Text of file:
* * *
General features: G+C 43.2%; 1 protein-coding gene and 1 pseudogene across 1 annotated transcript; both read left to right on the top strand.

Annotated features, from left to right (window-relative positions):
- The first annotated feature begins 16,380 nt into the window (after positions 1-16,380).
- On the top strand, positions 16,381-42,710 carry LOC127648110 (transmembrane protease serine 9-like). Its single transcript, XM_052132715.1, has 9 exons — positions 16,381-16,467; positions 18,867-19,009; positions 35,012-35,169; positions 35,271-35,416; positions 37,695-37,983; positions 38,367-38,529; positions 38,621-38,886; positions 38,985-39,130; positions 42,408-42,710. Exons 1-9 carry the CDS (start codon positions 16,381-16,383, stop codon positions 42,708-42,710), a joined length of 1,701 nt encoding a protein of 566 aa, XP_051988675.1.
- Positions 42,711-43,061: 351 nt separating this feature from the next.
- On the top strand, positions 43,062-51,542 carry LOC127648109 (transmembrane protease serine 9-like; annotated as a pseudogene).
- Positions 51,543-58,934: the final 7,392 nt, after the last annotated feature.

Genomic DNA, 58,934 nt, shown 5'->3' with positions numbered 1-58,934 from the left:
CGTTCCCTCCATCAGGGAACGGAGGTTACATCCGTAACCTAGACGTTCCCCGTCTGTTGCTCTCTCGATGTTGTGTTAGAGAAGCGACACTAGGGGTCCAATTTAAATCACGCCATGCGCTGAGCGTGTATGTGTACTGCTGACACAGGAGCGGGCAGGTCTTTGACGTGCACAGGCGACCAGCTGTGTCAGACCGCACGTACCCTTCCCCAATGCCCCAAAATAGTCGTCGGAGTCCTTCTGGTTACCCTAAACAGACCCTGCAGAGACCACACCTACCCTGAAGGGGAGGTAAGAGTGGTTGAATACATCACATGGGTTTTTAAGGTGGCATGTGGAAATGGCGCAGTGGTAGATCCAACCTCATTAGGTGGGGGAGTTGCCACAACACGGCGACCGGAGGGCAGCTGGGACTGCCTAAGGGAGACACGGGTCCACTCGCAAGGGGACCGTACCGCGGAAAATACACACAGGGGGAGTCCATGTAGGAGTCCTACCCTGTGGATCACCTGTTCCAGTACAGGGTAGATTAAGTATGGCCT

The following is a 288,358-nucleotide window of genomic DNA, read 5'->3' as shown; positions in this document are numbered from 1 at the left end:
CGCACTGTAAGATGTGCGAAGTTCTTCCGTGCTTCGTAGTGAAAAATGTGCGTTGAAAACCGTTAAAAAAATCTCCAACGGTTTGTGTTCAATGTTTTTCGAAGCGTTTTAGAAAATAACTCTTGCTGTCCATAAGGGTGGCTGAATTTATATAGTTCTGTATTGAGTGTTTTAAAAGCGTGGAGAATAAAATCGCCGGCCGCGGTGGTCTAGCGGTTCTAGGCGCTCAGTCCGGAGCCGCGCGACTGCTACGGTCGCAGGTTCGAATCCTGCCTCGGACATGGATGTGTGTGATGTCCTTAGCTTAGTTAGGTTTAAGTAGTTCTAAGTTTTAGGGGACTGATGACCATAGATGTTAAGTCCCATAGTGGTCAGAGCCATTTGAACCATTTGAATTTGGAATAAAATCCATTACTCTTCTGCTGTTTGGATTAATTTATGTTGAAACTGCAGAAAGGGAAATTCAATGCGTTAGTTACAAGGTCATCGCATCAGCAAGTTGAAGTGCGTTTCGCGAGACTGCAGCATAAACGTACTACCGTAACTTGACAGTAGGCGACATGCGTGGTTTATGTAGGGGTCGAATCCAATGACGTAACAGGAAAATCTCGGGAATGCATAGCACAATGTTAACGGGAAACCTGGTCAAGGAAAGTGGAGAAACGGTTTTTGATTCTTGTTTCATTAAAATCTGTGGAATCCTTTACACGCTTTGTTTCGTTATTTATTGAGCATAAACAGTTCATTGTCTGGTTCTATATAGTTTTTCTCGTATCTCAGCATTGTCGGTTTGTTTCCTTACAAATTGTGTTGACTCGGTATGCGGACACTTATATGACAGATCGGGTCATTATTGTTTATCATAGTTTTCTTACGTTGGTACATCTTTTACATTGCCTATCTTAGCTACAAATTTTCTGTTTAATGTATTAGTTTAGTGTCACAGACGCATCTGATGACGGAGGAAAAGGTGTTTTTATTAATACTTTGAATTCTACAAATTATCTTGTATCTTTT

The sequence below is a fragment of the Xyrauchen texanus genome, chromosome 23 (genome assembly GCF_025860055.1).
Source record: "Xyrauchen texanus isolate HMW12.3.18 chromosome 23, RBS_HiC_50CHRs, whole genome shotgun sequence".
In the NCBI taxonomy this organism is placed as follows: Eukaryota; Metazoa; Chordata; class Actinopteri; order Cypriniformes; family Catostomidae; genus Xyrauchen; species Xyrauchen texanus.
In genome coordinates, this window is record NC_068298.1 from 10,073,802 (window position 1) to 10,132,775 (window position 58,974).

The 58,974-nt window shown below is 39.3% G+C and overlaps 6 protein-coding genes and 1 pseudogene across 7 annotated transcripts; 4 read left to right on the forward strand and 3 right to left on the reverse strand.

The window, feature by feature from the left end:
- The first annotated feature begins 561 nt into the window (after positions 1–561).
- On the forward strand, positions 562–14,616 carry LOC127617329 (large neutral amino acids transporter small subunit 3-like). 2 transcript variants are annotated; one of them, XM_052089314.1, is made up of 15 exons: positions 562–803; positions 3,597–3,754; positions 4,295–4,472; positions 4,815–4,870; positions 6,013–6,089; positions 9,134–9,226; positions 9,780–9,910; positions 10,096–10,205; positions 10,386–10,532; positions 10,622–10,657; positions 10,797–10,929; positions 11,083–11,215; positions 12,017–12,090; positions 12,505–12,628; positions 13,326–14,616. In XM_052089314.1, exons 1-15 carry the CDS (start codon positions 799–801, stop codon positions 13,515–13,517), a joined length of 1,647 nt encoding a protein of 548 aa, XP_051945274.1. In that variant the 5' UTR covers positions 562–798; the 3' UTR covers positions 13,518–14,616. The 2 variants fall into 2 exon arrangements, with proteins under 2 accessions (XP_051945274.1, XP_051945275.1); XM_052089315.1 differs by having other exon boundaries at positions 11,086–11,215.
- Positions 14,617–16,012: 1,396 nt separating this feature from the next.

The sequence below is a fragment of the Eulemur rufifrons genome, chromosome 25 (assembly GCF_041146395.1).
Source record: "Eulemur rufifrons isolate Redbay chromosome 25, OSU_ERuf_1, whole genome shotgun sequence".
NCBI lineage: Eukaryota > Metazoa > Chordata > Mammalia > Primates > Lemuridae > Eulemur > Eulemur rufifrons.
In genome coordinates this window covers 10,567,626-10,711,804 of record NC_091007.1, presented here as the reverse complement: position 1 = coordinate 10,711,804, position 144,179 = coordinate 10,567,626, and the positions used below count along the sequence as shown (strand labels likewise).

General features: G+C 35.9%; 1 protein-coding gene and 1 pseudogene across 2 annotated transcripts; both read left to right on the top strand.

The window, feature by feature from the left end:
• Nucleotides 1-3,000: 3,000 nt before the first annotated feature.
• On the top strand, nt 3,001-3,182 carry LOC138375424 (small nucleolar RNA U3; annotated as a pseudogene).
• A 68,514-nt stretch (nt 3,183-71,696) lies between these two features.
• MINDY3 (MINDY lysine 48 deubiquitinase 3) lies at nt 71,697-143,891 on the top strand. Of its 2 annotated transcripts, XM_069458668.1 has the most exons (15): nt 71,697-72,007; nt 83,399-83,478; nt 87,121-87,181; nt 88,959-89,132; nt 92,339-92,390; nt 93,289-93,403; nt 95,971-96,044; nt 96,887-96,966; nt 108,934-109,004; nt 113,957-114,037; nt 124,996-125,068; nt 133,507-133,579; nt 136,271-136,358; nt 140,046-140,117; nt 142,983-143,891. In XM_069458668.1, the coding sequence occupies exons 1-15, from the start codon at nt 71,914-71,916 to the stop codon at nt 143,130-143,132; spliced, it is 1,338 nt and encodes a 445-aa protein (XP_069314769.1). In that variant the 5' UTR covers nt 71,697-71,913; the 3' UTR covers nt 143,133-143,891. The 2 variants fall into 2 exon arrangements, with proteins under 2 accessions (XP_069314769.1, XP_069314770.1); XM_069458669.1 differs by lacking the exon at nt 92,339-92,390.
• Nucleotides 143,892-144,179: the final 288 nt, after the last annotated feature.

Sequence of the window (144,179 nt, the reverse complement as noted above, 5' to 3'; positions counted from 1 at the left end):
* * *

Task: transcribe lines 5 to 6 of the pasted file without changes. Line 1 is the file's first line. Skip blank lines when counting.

- Positions 42,711-43,061: 351 nt separating this feature from the next.
- On the top strand, positions 43,062-51,542 carry LOC127648109 (transmembrane protease serine 9-like; annotated as a pseudogene).